Supplements for Brain Power | Brain Boosting Foods | Brain Boosting Nootropics | Theanine for Brain Gains
Ever shown up at the gym and struggled to remember if today is supposed to be international chest day or if it was yesterday? Or maybe you’re struggling with your plate math and can’t remember how to add up 80 percent of your 1RM.
If so, maybe it’s time to fortify your diet with an arsenal of foods with proven brain-boosting powers. Add these items to your clean-eating program for a mental focus that’s as sharp as the cuts on your body.
Brain Booster 1: Sunflower Seeds
Sunflower seeds are a great protein-rich snack, but they’re also rich in vitamin E. A paper published in the Neurobiology of Aging discovered that people with higher levels of vitamin E were up to 15 percent less likely to suffer cognitive impairment.*
Here’s how: As a potent antioxidant, vitamin E can protect brain membranes from the oxidative damage inflicted by free radicals. Unfortunately, scientists at Tufts University determined that a mere 8 percent of men and 2.4 percent of women are meeting their vitamin E requirements, making it one of the most deficient nutrients in the American diet.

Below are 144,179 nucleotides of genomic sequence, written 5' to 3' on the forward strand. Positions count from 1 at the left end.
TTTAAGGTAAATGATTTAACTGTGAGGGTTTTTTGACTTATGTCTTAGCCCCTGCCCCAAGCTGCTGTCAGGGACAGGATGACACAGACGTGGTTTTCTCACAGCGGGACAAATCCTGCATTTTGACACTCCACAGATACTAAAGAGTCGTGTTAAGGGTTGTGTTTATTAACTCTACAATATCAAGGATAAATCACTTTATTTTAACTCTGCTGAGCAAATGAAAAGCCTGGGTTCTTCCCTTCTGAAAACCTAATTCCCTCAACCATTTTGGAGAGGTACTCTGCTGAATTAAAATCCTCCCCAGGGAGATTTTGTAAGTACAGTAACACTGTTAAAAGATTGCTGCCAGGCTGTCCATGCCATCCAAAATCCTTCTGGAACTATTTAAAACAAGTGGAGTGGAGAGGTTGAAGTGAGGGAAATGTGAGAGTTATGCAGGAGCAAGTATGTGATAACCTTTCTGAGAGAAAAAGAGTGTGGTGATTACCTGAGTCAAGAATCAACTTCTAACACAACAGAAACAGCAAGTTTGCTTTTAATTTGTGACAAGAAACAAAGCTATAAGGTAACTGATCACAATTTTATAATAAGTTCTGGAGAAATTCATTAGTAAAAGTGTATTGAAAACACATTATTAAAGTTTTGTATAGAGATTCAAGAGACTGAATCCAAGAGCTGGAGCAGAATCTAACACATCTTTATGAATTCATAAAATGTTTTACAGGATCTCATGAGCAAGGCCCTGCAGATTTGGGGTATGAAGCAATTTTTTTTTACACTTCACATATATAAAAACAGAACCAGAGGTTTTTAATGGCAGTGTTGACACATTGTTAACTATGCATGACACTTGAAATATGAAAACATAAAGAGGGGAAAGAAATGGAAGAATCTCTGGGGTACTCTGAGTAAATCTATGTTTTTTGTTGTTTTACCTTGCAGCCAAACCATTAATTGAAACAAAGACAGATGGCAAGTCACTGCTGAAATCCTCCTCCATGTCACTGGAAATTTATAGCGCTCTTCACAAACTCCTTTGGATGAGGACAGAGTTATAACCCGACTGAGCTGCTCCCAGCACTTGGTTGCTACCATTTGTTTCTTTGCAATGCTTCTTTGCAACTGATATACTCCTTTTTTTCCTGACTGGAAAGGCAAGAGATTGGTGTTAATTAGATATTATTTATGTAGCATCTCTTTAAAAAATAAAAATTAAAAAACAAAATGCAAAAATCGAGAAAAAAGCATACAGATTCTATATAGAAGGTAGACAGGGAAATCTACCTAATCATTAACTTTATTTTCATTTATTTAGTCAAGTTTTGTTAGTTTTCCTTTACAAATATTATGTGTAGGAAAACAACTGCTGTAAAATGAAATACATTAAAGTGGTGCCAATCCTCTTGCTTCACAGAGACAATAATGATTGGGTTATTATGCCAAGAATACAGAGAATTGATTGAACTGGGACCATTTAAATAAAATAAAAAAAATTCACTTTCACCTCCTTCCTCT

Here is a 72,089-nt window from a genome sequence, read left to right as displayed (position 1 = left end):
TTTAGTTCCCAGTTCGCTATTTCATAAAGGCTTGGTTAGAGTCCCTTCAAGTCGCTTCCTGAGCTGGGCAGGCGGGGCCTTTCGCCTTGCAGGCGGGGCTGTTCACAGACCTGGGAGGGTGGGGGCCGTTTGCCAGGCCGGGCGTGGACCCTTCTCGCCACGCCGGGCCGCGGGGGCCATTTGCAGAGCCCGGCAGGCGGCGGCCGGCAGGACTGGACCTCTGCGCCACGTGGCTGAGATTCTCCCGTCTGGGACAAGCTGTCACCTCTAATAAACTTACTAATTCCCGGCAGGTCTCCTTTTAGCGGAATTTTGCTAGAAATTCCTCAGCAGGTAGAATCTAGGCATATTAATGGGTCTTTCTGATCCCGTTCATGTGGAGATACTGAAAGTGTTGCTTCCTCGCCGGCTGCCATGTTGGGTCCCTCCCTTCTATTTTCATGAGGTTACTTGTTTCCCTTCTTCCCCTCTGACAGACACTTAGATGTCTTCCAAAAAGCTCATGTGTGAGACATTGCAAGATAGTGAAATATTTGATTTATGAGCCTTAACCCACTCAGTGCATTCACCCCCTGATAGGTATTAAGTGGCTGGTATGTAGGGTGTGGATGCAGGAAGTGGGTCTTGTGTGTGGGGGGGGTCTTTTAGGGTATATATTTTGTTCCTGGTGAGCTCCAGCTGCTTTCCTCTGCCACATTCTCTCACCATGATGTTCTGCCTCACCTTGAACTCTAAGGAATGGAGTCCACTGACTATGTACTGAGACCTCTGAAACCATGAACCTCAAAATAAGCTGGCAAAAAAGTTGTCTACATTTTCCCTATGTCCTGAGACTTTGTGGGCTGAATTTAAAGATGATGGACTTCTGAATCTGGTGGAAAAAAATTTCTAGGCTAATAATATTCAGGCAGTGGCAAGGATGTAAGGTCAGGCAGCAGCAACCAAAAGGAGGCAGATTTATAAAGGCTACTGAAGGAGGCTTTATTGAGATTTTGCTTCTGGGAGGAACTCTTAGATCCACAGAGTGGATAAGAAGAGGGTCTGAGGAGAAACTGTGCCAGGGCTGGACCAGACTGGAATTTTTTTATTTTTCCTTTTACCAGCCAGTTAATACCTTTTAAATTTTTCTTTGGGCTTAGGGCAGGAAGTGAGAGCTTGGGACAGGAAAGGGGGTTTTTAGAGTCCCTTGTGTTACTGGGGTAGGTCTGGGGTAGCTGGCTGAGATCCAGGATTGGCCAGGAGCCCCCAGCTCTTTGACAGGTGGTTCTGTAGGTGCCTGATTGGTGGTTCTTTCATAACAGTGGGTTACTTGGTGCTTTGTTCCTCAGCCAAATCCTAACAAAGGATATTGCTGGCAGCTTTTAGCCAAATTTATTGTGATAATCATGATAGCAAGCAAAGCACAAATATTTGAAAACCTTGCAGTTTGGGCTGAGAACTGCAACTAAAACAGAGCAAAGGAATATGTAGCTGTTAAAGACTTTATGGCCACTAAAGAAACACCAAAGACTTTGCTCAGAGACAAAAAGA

Extra Credit: Sunflower seeds are also a stellar source of thiamine, a B vitamin that helps your body’s cells convert carbohydrates into the energy your brain and muscles use to power themselves.
Brain Booster 2: Canned Sardines
Over the years, vitamin D has become a darling nutrient among nutrition researchers, and for good reason. The so-called “sunshine vitamin” has been shown to support many different definitions of the word “health,” and cognitive health is one of them.*
A recent study reported that subjects with poor vitamin D status experienced increased mental decline over the 4.4-year study period, compared to their counterparts with sufficient levels of vitamin D.
The current daily adult requirement for vitamin D is 600 IU, and a two-ounce serving of budget-friendly canned sardines delivers about 150 IU. The take-home message: get it in your diet and also consider taking a vitamin D supplement daily—especially during the winter months when vitamin D production from the sun diminishes greatly.
Extra Credit: Sardines also supply brain-healthy omega-3 fats and are considered a low-mercury fish. You’d be hard-pressed to find a healthier fish to build a quick lunch around.